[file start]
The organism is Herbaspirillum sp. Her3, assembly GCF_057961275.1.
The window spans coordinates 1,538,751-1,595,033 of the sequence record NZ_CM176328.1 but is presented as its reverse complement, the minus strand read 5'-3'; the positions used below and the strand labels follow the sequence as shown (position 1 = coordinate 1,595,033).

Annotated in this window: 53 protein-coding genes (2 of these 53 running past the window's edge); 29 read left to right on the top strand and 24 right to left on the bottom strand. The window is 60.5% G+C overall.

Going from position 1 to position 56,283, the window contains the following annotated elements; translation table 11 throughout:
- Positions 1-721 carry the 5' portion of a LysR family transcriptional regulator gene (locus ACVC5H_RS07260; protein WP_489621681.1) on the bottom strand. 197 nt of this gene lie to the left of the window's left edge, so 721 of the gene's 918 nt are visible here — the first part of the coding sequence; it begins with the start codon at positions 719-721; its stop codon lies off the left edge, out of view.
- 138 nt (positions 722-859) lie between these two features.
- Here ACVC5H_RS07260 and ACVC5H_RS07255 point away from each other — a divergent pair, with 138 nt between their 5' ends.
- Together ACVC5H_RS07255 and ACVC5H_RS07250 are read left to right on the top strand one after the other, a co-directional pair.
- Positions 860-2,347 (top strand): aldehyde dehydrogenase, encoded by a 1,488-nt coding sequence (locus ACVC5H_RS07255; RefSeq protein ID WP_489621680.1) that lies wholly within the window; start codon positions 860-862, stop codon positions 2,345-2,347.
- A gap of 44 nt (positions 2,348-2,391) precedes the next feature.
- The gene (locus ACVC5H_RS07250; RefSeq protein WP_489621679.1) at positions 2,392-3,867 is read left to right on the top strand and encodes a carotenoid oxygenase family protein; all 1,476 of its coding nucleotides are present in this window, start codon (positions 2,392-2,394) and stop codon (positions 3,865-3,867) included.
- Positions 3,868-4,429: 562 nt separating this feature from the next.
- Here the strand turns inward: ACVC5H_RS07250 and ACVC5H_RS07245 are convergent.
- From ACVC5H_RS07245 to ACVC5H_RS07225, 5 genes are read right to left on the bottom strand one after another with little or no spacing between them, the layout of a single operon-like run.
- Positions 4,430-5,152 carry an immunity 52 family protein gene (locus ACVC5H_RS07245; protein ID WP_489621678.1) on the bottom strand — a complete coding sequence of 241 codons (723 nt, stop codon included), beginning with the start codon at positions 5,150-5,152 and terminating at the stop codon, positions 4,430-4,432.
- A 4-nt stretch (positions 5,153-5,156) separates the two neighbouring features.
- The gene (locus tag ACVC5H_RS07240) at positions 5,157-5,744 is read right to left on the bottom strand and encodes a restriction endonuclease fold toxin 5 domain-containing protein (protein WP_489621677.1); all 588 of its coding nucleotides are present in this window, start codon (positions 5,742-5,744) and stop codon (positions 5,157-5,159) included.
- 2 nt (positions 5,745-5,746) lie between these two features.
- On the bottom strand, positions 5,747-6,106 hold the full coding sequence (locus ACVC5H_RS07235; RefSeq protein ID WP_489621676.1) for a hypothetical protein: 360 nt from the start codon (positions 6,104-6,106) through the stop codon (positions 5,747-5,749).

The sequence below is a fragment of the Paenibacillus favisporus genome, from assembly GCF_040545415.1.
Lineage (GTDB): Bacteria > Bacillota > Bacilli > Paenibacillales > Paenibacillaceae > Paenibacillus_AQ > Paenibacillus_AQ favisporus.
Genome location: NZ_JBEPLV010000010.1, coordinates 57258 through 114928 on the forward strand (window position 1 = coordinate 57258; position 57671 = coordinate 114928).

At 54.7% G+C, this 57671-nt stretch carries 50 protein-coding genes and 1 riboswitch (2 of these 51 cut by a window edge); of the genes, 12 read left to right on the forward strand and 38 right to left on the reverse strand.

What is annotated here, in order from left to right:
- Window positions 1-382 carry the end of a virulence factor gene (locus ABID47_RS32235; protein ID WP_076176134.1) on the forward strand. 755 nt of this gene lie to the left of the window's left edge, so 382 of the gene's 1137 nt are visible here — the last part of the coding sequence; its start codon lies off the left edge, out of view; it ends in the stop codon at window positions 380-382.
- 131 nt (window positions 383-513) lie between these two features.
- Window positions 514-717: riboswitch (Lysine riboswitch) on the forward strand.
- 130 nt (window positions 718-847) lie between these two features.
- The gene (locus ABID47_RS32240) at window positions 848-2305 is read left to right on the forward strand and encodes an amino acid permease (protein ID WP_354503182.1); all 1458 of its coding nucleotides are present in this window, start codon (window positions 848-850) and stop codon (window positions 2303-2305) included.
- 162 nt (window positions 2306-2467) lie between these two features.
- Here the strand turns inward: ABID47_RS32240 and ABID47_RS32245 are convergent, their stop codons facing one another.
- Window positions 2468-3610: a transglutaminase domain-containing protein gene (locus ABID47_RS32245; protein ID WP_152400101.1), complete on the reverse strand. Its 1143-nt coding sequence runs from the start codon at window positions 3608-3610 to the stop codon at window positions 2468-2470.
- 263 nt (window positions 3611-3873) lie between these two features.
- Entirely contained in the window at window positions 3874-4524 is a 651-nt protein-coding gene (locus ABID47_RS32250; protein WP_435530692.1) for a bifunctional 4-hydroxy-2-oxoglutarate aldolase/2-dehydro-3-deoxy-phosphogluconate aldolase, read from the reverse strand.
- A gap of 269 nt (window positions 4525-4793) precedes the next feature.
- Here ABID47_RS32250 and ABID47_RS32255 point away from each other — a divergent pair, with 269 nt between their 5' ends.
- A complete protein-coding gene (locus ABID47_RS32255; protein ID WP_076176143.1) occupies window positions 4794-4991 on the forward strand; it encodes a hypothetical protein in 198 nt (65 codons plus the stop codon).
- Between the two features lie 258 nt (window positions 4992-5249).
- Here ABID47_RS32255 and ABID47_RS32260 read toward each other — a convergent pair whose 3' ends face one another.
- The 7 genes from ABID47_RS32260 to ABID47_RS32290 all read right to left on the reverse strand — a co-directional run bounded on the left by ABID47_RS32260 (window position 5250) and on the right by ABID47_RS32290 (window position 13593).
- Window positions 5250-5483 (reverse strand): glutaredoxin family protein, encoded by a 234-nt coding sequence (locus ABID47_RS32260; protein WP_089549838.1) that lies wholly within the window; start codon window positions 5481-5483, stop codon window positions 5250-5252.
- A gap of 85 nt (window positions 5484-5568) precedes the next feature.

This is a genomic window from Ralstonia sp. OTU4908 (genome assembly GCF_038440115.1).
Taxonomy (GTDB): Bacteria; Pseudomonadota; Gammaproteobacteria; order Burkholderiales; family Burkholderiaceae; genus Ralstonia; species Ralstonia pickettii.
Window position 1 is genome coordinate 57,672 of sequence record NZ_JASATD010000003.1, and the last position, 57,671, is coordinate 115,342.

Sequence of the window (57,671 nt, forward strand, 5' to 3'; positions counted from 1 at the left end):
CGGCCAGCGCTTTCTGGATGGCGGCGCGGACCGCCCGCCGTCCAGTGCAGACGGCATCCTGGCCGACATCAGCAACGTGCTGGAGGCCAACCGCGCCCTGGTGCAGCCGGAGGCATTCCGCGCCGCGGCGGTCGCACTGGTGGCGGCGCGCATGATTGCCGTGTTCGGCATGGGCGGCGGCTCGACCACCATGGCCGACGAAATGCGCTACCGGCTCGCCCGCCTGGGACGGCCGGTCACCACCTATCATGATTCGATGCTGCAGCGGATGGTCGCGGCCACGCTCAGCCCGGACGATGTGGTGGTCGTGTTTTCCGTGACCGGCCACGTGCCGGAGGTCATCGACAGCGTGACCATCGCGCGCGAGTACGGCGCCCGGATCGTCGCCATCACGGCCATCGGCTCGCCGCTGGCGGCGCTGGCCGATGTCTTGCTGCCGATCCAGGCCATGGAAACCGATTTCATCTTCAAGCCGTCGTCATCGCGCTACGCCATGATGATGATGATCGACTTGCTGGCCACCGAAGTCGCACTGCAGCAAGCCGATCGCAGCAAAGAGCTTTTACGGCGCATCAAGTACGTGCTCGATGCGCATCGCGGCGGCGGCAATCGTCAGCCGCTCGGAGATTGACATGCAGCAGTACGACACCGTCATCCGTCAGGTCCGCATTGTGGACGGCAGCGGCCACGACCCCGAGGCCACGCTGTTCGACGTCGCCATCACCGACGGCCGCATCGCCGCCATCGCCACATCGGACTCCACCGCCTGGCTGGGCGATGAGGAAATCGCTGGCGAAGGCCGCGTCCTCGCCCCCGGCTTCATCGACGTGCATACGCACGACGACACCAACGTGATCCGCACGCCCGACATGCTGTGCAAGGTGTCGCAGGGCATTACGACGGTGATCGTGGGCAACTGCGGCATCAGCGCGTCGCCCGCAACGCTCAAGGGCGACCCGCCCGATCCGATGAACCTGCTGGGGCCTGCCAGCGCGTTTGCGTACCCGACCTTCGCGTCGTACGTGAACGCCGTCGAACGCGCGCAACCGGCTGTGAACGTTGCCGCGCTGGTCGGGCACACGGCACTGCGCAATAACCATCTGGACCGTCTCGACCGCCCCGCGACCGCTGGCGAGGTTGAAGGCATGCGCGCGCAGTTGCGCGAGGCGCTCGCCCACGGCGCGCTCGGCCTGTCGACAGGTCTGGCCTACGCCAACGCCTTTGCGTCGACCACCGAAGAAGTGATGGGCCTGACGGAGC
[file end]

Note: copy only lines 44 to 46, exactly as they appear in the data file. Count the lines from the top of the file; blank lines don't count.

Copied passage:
Taxonomy (GTDB): Bacteria; Pseudomonadota; Gammaproteobacteria; order Burkholderiales; family Burkholderiaceae; genus Ralstonia; species Ralstonia pickettii.
Window position 1 is genome coordinate 57,672 of sequence record NZ_JASATD010000003.1, and the last position, 57,671, is coordinate 115,342.

Sequence of the window (57,671 nt, forward strand, 5' to 3'; positions counted from 1 at the left end):